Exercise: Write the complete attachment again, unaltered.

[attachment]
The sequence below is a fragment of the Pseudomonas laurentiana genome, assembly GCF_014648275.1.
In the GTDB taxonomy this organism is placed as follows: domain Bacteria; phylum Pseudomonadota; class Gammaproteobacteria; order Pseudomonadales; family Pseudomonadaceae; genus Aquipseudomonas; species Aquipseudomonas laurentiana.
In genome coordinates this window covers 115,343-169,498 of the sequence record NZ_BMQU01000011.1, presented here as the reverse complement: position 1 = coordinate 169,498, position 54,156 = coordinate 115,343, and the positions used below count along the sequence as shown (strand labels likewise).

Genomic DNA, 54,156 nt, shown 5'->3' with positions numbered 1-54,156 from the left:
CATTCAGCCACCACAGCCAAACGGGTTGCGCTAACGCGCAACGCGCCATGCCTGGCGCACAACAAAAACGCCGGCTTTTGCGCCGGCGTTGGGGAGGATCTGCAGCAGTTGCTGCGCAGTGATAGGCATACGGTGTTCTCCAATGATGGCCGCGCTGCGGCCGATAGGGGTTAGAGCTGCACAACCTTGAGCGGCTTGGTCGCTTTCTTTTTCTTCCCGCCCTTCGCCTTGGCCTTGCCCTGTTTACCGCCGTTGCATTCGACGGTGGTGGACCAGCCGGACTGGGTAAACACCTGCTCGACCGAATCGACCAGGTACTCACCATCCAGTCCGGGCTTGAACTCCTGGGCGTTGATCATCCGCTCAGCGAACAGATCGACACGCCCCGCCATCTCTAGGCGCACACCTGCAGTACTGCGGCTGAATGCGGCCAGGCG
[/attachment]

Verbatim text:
The sequence below is a fragment of the Pseudomonas laurentiana genome, assembly GCF_014648275.1.
In the GTDB taxonomy this organism is placed as follows: domain Bacteria; phylum Pseudomonadota; class Gammaproteobacteria; order Pseudomonadales; family Pseudomonadaceae; genus Aquipseudomonas; species Aquipseudomonas laurentiana.
In genome coordinates this window covers 115,343-169,498 of the sequence record NZ_BMQU01000011.1, presented here as the reverse complement: position 1 = coordinate 169,498, position 54,156 = coordinate 115,343, and the positions used below count along the sequence as shown (strand labels likewise).

Genomic DNA, 54,156 nt, shown 5'->3' with positions numbered 1-54,156 from the left:
CATTCAGCCACCACAGCCAAACGGGTTGCGCTAACGCGCAACGCGCCATGCCTGGCGCACAACAAAAACGCCGGCTTTTGCGCCGGCGTTGGGGAGGATCTGCAGCAGTTGCTGCGCAGTGATAGGCATACGGTGTTCTCCAATGATGGCCGCGCTGCGGCCGATAGGGGTTAGAGCTGCACAACCTTGAGCGGCTTGGTCGCTTTCTTTTTCTTCCCGCCCTTCGCCTTGGCCTTGCCCTGTTTACCGCCGTTGCATTCGACGGTGGTGGACCAGCCGGACTGGGTAAACACCTGCTCGACCGAATCGACCAGGTACTCACCATCCAGTCCGGGCTTGAACTCCTGGGCGTTGATCATCCGCTCAGCGAACAGATCGACACGCCCCGCCATCTCTAGGCGCACACCTGCAGTACTGCGGCTGAATGCGGCCAGGCG